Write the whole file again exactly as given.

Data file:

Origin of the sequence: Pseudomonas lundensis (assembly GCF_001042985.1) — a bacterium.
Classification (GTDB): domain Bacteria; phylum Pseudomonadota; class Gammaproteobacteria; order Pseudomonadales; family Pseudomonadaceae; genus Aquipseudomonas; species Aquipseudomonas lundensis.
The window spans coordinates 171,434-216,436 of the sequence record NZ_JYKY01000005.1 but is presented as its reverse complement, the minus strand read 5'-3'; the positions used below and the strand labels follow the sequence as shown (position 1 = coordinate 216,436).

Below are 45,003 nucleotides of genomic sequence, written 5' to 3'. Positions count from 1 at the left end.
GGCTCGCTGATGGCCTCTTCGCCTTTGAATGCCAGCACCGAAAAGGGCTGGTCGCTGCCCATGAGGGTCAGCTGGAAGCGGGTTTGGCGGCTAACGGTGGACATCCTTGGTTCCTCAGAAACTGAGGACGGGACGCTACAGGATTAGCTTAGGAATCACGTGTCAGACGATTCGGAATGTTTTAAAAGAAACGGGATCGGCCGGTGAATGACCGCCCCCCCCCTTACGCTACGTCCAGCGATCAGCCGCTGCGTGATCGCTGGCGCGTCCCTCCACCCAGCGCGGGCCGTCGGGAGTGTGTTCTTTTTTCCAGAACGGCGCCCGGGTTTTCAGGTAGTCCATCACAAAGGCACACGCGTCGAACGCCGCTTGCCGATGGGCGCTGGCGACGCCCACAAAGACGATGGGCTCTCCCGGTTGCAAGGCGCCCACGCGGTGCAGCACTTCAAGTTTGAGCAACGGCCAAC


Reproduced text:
Origin of the sequence: Pseudomonas lundensis (assembly GCF_001042985.1) — a bacterium.
Classification (GTDB): domain Bacteria; phylum Pseudomonadota; class Gammaproteobacteria; order Pseudomonadales; family Pseudomonadaceae; genus Aquipseudomonas; species Aquipseudomonas lundensis.
The window spans coordinates 171,434-216,436 of the sequence record NZ_JYKY01000005.1 but is presented as its reverse complement, the minus strand read 5'-3'; the positions used below and the strand labels follow the sequence as shown (position 1 = coordinate 216,436).

Below are 45,003 nucleotides of genomic sequence, written 5' to 3'. Positions count from 1 at the left end.
GGCTCGCTGATGGCCTCTTCGCCTTTGAATGCCAGCACCGAAAAGGGCTGGTCGCTGCCCATGAGGGTCAGCTGGAAGCGGGTTTGGCGGCTAACGGTGGACATCCTTGGTTCCTCAGAAACTGAGGACGGGACGCTACAGGATTAGCTTAGGAATCACGTGTCAGACGATTCGGAATGTTTTAAAAGAAACGGGATCGGCCGGTGAATGACCGCCCCCCCCCTTACGCTACGTCCAGCGATCAGCCGCTGCGTGATCGCTGGCGCGTCCCTCCACCCAGCGCGGGCCGTCGGGAGTGTGTTCTTTTTTCCAGAACGGCGCCCGGGTTTTCAGGTAGTCCATCACAAAGGCACACGCGTCGAACGCCGCTTGCCGATGGGCGCTGGCGACGCCCACAAAGACGATGGGCTCTCCCGGTTGCAAGGCGCCCACGCGGTGCAGCACTTCAAGTTTGAGCAACGGCCAAC